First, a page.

More than 10,000 absentee ballots were rejected in Michigan primary
More than 8,600 arrived too late or had problems with signature verification.
More than 10,000 absentee ballots did not count during Michigan's recent primary, the state announced.
Around 10,600 absentee primary ballots were rejected, Michigan's Secretary of State Jocelyn Benson's office wrote in a press release. Of that number, 846 were because the voter died before election day, but after casting an absentee ballot.
The lion's share of rejected ballots, more than 8,600, were because they arrived too late or because of signature verification problems.
Benson is advocating for legislative action ahead of the upcoming general election.
“The data demonstrates that thousands of people who cast otherwise valid votes were not able to participate in last week’s election solely because the Legislature failed to act ahead of the primary,” Benson said. “With turnout and absentee ballot numbers expected to double or even triple in November, we could be looking at tens of thousands of Michigan citizens disenfranchised if the legislature again fails to act.”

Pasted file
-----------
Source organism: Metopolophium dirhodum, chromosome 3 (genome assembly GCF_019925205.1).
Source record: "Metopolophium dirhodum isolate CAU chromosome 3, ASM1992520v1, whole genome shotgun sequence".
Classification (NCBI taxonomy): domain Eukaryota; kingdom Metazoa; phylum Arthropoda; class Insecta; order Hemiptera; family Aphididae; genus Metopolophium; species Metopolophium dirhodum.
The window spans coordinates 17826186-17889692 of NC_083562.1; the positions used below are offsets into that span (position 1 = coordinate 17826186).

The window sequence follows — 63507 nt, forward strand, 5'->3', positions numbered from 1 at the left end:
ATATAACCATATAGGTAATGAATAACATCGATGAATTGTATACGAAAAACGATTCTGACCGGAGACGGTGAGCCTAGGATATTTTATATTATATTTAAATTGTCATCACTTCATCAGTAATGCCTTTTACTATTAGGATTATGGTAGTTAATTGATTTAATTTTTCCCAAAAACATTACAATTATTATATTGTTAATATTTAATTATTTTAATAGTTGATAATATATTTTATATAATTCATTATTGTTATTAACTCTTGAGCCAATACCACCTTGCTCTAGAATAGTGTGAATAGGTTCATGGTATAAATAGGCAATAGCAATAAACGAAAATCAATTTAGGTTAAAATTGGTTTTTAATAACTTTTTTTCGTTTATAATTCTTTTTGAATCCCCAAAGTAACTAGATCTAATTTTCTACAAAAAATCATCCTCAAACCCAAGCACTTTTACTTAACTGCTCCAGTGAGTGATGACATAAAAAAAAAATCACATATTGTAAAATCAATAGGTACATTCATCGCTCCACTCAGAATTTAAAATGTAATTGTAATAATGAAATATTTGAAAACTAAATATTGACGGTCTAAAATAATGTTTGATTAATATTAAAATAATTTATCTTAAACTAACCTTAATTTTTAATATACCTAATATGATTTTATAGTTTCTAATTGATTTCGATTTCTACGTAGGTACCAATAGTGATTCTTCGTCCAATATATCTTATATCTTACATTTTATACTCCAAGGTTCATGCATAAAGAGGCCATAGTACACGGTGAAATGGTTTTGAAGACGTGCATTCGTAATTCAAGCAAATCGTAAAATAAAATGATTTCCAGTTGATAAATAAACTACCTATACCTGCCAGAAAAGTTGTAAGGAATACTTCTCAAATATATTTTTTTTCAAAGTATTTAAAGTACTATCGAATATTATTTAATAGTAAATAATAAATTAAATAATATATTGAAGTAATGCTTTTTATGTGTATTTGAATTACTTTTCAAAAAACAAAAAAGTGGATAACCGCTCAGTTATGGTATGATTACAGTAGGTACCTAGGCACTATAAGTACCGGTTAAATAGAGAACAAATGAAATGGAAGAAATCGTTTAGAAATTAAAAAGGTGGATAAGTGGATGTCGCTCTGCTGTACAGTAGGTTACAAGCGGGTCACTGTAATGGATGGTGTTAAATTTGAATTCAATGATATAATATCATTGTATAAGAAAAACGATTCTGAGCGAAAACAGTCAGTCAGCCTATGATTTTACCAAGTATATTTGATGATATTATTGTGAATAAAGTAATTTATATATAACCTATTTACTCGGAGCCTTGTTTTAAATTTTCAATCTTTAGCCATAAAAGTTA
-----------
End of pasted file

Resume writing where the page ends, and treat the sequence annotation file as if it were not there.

The press release lists two pieces of legislation: "HB 5987 would allow mailed ballots to count if postmarked by Election Day even if they arrive up to two days later;" and "HB 5991 would require clerks to contact voters if the signature on the absentee ballot does not match the one on their registration."
Absentee voting is likely to play a pivotal role during the 2020 general election as the U.S. continues grappling with the coronavirus pandemic.
So far there have been more than 5.3 million COVID-19 cases in the U.S. and more than 169,000 deaths, according to Johns Hopkins University.
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